Dare to Clean Up the Air
Indoor air is filled with chemicals, smoke, dust, and biological
contaminates, and their effects are heightened by high temperature
and high humidity within buildings. Air-borne chemicals come from
man-made pressed wood products, carpets, household cleaning
products, personal care products, pesticides, lead, and gases. But,
natural threats also float in the air from
and radon gas.
True or False? Is indoor air quality usually worse than outdoor air
quality? (Read on for the answer)
Indoor air pollutants can affect health through respiratory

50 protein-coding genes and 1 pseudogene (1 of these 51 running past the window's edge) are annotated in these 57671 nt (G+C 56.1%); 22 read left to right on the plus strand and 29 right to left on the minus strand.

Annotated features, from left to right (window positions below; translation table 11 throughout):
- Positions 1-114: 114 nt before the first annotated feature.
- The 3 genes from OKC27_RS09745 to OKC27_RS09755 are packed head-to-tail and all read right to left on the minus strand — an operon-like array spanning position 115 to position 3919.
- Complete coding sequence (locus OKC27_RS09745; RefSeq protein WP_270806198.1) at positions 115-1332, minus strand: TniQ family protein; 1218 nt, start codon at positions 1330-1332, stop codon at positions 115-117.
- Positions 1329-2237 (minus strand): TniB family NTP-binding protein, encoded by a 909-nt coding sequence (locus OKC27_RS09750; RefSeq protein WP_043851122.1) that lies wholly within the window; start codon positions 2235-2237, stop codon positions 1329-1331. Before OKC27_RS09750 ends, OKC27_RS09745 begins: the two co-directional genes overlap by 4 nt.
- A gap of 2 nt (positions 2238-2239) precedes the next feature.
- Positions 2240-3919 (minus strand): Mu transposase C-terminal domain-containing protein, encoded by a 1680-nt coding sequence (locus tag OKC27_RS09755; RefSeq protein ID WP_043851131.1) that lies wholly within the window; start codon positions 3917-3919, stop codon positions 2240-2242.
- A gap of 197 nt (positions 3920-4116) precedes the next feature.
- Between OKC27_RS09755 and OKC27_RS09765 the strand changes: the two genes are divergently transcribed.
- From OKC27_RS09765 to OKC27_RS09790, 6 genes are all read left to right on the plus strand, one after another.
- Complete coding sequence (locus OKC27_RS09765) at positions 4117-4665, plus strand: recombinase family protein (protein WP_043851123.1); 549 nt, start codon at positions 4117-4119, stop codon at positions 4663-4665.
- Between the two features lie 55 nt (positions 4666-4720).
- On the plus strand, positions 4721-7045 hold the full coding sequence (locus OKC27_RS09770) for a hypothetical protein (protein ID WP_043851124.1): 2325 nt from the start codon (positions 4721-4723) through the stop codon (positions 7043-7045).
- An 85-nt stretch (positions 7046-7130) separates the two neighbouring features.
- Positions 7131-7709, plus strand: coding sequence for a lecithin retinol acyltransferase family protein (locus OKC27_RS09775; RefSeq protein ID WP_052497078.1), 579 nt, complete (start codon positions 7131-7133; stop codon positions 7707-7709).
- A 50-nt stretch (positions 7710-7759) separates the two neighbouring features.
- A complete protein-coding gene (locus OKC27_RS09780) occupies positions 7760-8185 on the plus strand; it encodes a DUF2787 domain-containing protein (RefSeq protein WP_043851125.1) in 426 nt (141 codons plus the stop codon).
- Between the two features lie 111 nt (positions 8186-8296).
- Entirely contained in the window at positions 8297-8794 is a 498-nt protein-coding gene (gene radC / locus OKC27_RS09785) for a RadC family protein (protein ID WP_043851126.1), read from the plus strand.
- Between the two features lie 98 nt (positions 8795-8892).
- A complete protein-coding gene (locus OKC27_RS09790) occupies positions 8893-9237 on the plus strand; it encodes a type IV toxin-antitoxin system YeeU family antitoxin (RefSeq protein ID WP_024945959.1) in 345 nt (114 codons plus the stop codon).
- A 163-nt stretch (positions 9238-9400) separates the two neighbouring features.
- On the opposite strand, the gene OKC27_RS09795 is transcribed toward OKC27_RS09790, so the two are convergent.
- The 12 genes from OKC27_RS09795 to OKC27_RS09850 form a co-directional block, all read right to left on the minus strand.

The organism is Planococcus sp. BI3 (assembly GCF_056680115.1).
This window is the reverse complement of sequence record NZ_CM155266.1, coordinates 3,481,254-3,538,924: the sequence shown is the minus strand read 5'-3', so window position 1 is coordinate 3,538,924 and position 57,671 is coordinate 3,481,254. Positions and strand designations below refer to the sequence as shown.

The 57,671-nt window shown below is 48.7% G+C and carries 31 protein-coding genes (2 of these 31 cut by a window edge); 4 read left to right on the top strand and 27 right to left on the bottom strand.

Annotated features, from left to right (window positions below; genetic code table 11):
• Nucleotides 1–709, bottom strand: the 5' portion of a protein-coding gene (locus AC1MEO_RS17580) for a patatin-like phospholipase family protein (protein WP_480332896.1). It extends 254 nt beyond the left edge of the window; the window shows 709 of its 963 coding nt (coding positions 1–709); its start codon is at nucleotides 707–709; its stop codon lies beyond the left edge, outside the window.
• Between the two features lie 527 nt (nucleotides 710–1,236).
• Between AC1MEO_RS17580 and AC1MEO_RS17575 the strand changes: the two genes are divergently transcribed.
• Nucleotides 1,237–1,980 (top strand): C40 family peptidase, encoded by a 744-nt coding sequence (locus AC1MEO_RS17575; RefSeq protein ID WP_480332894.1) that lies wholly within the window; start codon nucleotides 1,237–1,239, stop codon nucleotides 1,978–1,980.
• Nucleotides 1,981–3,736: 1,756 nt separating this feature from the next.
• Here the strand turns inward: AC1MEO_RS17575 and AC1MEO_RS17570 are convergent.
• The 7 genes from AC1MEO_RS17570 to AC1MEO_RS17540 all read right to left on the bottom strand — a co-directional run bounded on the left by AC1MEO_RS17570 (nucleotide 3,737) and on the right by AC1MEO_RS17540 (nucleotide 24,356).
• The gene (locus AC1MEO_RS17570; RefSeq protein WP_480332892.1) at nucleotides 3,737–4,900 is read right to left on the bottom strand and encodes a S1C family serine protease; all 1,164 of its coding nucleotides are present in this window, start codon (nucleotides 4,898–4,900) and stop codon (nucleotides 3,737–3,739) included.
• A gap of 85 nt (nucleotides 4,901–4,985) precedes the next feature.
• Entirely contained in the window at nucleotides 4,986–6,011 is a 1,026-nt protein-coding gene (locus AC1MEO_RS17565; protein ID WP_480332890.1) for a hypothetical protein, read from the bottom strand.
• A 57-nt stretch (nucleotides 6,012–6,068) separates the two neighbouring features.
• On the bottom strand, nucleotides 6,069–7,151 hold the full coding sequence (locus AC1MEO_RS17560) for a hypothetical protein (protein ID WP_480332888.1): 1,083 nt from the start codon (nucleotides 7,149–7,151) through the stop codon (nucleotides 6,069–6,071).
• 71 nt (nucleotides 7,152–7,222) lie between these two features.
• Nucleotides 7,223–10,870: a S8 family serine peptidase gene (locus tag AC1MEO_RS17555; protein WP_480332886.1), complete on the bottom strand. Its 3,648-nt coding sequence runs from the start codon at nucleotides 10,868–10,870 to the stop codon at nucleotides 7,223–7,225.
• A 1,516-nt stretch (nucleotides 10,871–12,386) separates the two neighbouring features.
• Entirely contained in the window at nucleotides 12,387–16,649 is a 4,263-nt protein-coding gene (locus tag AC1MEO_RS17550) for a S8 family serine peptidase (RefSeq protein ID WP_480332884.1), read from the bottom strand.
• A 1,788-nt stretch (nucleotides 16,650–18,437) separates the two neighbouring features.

problems, headache, fatigue, flu-like symptoms, mental confusion,
digestive problems, cardiovascular irregularities, skin disorders,
muscle and joint pain, and even emotional problems like depression.
Indoor Air Quality (IAQ) is one of the primary causes of the
controversial illness, Multiple Chemical Sensitivities (MCS). For
differing opinions on MCS, visit the
U.S. Department of Labor and
the Chemical Injury Information Network.
Regardless of how you feel about MCS, the concentration of
pollutants indoors is often two to five times greater than outdoors,
and in some cases can be as high as 100 times greater according to
Occupational Hazards. We also spend, on average, 90% of our time
indoors, and school children spend more of their time indoors than
adults. They also breathe a greater volume of air relative to their
body weight than do adults. Therefore, children are at greater risk
of accumulating higher concentrations of pollutants in their bodies
from poor air quality.